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Invariant Galilean Transformations On All Laws
Section - 6. The data scale degradation absurdity.

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The SR transforms and the Galilean transforms both
convert good, ratio scale data to inferior interval
scale data. The effect is corrected, allowed for, 
when the transforms are conducted on the generalized
coordinate forms specified by analytic geometry and
vector algebra.

Both sets of transforms are 'translations' - lateral 
movements of an axis, increasing over time in these 
cases - but with the SR transform also involving a 
rescaling. It is the translation term, -vt in the x 
transform to x', and -xv/cc in the t transform to t', 
that degrades the ratio scale data to interval scale 
data.  In general, rescaling does not effect scale
quality in the size-of-units sense we have here.

SR likes to consider its transforms just rotations,
however - in spite of the fact Einstein correctly said
they were 'translations' (movements) - and in the case 
of 'good' rotations, ratio scale data quality is indeed 
preserved, but SR violates the conditions of good ro-
tations; they are not rigid rotations and they don't 
appropriately rescale all the axes that must be rescaled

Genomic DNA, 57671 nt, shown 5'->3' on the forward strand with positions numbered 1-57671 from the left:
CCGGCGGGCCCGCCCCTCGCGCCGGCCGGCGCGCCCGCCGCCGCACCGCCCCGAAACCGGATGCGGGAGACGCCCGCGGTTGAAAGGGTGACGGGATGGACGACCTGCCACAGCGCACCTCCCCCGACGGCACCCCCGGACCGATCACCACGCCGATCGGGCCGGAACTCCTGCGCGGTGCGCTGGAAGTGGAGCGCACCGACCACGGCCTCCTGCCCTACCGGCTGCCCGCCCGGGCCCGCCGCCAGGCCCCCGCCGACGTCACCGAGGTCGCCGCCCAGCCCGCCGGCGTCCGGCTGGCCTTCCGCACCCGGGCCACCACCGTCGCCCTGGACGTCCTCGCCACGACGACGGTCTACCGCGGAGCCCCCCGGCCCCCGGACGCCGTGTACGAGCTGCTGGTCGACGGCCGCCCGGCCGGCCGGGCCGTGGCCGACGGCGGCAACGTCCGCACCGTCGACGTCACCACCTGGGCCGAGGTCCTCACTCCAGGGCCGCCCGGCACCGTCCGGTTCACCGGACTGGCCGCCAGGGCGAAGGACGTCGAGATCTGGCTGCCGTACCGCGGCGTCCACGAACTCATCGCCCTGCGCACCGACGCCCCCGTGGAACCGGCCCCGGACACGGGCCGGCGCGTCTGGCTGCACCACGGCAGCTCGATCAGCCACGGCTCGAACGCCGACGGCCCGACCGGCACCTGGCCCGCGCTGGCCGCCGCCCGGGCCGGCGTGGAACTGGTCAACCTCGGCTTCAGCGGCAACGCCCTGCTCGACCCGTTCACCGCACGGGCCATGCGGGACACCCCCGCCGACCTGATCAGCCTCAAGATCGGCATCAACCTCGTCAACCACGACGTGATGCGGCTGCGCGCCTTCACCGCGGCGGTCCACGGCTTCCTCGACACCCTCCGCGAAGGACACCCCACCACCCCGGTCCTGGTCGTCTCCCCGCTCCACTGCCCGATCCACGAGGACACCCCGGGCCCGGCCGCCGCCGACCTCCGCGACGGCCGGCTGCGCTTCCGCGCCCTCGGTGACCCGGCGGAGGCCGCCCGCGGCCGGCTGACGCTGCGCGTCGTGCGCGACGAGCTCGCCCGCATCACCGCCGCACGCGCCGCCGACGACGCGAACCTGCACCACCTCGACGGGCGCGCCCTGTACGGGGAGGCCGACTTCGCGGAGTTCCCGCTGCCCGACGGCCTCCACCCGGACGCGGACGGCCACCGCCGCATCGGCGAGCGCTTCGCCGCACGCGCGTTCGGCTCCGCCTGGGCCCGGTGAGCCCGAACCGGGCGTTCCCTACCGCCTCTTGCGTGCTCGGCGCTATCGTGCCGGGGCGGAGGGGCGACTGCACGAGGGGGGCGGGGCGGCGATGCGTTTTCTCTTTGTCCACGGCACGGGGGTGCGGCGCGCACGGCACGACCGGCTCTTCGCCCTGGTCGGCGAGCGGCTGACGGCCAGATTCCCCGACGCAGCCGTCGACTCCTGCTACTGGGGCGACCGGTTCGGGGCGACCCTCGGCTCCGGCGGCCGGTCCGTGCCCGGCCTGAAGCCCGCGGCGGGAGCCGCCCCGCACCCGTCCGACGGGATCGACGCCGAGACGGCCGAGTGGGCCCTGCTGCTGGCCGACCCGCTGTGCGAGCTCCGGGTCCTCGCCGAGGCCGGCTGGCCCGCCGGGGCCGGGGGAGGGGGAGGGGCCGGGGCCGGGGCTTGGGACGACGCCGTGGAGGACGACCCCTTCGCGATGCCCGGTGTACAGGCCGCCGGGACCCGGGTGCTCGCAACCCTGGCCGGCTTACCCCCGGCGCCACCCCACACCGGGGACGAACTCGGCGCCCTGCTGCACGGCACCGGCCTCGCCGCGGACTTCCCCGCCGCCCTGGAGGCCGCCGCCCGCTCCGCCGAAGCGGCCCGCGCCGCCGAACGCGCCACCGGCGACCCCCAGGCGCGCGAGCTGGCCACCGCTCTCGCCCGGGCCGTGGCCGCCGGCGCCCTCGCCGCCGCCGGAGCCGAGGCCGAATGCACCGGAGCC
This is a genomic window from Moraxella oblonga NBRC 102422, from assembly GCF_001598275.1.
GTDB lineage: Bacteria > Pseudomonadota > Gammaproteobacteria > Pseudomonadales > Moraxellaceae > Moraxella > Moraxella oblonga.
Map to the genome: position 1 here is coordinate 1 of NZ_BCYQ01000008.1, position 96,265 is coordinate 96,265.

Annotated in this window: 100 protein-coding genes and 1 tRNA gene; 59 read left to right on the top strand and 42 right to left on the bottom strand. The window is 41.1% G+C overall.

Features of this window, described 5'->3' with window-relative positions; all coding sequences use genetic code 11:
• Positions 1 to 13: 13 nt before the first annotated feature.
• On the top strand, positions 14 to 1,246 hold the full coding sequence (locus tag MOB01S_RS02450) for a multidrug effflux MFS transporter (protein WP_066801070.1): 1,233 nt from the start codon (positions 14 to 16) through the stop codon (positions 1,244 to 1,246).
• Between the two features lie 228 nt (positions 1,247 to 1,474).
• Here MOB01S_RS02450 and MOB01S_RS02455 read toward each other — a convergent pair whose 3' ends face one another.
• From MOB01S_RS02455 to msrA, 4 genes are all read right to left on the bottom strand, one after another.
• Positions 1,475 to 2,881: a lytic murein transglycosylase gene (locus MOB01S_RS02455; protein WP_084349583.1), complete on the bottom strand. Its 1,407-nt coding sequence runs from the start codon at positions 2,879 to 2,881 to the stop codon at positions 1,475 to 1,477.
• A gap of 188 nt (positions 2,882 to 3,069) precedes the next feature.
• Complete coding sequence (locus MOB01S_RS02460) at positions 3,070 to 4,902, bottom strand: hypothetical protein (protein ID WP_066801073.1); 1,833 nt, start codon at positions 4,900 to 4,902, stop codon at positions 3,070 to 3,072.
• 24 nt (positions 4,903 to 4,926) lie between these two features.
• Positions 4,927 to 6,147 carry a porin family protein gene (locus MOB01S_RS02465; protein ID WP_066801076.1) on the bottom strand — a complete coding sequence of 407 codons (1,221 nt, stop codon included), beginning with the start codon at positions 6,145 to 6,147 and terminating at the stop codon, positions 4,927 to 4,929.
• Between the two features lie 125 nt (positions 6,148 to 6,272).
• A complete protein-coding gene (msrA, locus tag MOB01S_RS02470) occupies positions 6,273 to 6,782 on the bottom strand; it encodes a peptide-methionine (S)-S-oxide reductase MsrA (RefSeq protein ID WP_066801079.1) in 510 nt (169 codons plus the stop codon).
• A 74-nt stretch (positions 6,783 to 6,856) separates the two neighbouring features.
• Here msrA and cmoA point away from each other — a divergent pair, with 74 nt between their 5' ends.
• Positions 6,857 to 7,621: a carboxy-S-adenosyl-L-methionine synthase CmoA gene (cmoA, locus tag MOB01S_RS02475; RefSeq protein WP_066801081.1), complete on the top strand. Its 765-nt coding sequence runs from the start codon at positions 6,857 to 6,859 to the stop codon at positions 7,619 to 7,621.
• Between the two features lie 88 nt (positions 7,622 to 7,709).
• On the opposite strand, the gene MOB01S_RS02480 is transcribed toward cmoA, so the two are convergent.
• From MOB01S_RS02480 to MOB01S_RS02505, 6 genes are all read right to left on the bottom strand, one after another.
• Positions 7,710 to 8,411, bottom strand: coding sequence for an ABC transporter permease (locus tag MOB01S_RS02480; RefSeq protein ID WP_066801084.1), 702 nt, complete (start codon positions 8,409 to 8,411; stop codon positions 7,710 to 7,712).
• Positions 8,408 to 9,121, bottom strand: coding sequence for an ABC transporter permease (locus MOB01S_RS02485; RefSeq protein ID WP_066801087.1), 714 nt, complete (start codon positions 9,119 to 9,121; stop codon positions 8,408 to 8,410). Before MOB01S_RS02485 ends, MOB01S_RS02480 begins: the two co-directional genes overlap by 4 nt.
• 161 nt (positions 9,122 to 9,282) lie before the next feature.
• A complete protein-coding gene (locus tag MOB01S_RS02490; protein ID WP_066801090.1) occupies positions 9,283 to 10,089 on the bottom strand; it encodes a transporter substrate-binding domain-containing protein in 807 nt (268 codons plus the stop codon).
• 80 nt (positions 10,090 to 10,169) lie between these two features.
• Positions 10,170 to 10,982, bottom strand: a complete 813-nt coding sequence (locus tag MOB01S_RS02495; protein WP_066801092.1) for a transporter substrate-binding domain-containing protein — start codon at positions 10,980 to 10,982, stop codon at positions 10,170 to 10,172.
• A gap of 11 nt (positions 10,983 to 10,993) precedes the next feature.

to preserve compatibility.

The proof is in the pudding, and the pudding is the
combination of simple tests of the transformations.
We can tell if the transformed data are ratio scale
or interval.

Ratio scale data are like absolute Kelvin. A measure-
ment of zero means there is zero quantity of the 
stuff being measured. Ratio scale data support add-
ition, subtraction, multiplication, and division.

The test of a ratio scale is that if one measure
looks like twice as much as another, the stuff 
being measured is actually twice as much. With
absolute Kelvin, 100 degrees really is twice the
heat as 50 degrees. 200 degrees really is twice
as much as 100.  

Interval scale data are like relative Celsius, which
is why your science teacher wouldn't let you use it
in gas law problems.  There is only one mathematical
operation interval scales support, and that has to
be between two measures on the same scale: subtraction.

100 degrees relative (household) Celsius is not twice
as much as 50; we have to convert the data to absolute
Kelvin to tell us what the real ratio of temperatures
is.  

However, whether we use absolute Kelvin or relative
Celsius, the difference in the two temperature readings
is the same: 50 degrees.

Thus, if we know the real quantities of the 'stuff'
being measured, we can tell if two measures are on
a ratio scale by seeing if the ratio of the two
measures is the same as the ratio of the known quant-
ities.

If a scale passes the ratio test, the interval scale test
is automatically a pass.

If the scale fails the ratio test, the interval scale 
test becomes the next in line. 

It isn't just the bare differences on an interval
scale that provides the test, however. Differences
in two interval scale measures are ratio scale, so